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There is a theorem on continuous function that goes as follow:

If f is a continuous strictly monotone function defined on an interval, then its inverse is also a continuous function.

I have quite an ugly proof on this theorem. My textbook proof doesn't look good either. So I am just wondering if someone can provide me with a more elegant proof. Thanks.

On top of that, I am just wondering why must the function be strictly monotone? Is it to ensure that it is one-to-one so that the inverse exists? Thanks.

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  • $\begingroup$ You are exactly right about the reason for strict monotonicity. $\endgroup$ – Cameron Buie Jul 29 '15 at 0:23
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The statement looks more "obviously true" in the view of topology. Suppose $f$ is defined on an open interval $(a,b)$. (If not, for example, $f$ as a continuous strictly increasing function is defined on $[a,b]$, then by putting $F(x) = f(x), x \in [a,b]$, $F(x) = x + f(a) - a, x \in (a-1,a)$ and $F(x) = x + f(b) - b, x \in (b, b+1)$, $f$ is extended to an open interval without losing monotonicity). Besides, such extension is not necessary but for convenient expression of the basis.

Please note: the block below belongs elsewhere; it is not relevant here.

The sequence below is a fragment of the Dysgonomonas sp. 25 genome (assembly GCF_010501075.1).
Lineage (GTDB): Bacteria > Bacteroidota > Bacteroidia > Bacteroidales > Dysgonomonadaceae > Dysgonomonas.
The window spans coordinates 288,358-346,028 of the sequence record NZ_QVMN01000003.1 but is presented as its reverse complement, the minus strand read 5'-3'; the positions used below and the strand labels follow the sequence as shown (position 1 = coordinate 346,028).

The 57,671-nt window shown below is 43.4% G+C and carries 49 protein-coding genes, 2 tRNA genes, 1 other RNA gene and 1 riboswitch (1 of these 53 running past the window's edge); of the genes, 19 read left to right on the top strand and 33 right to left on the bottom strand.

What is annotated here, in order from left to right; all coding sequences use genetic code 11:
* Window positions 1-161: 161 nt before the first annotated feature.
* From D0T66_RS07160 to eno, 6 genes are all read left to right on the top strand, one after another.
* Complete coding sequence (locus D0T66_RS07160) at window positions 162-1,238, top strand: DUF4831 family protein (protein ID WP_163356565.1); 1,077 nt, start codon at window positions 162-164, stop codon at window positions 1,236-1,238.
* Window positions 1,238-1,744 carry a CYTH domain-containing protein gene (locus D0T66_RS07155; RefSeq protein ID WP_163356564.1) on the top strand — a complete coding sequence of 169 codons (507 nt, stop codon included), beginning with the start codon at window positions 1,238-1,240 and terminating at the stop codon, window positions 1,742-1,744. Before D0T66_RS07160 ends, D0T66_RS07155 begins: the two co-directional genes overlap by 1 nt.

Note that $\mathscr{B} = \{(r_1,r_2): a < r_1 < r_2 < b \}$ is a basis of the topology on $(a,b)$. By continuity we have $f: (a,b) \rightarrow \big(f(a), f(b) \big)$ is one-to-one, and $f\big((r_1, r_2)\big) = (f(r_1), f(r_2))$ is open in the topological space $\big( f(a), f(b) \big)$, so $f$ is open mapping and thus $f^{-1}$ is continuous.

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    $\begingroup$ In fact, you can omit continuity of $f$ and still get the same conclusion. See part 2 of Alan Keith Austin, Two curiosities, Mathematical Gazette 69 #447 (March 1985), 42-44. $\endgroup$ – Dave L. Renfro Apr 30 '14 at 13:26
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If a proof with elementary arguments is desired, here's a simple one:

Suppose first that $f$ is strictly increasing on $I=(a,b)$, and $y\in f(I)$, with $f^{-1}(y)=x.$

$\forall \epsilon>0$, let $\epsilon'=\min\{\epsilon, \frac{b-x}{2}, \frac{x-a}{2}\}.$ Suppose $f(x+\epsilon')=y+\delta_1$ and $f(x-\epsilon')=y-\delta_2$. Since $f$ is strictly increasing, clearly $f^{-1}(t)<x+\epsilon'$ if $t<y+\delta_1$. Similarly, $f^{-1}(t)>x-\epsilon'$ if $t>y-\delta_2.$ (Obviously $t$ also has to be in $f(I)$.) Now, with $\delta=\min(\delta_1, \delta_2)$, we have $|f^{-1}(t)-f^{-1}(y)|=|f^{-1}(t)-x|<\epsilon'\le \epsilon,$ if $|t-y|<\delta.$ So $f^{-1}$ is continuous.

Note that $f$ doesn't even need to be continuous in the arguments above, and the extension of the proof to a strictly decreasing $f$, or $I=[a,b], [a,b),$ or $(a,b]$ is straightforward.

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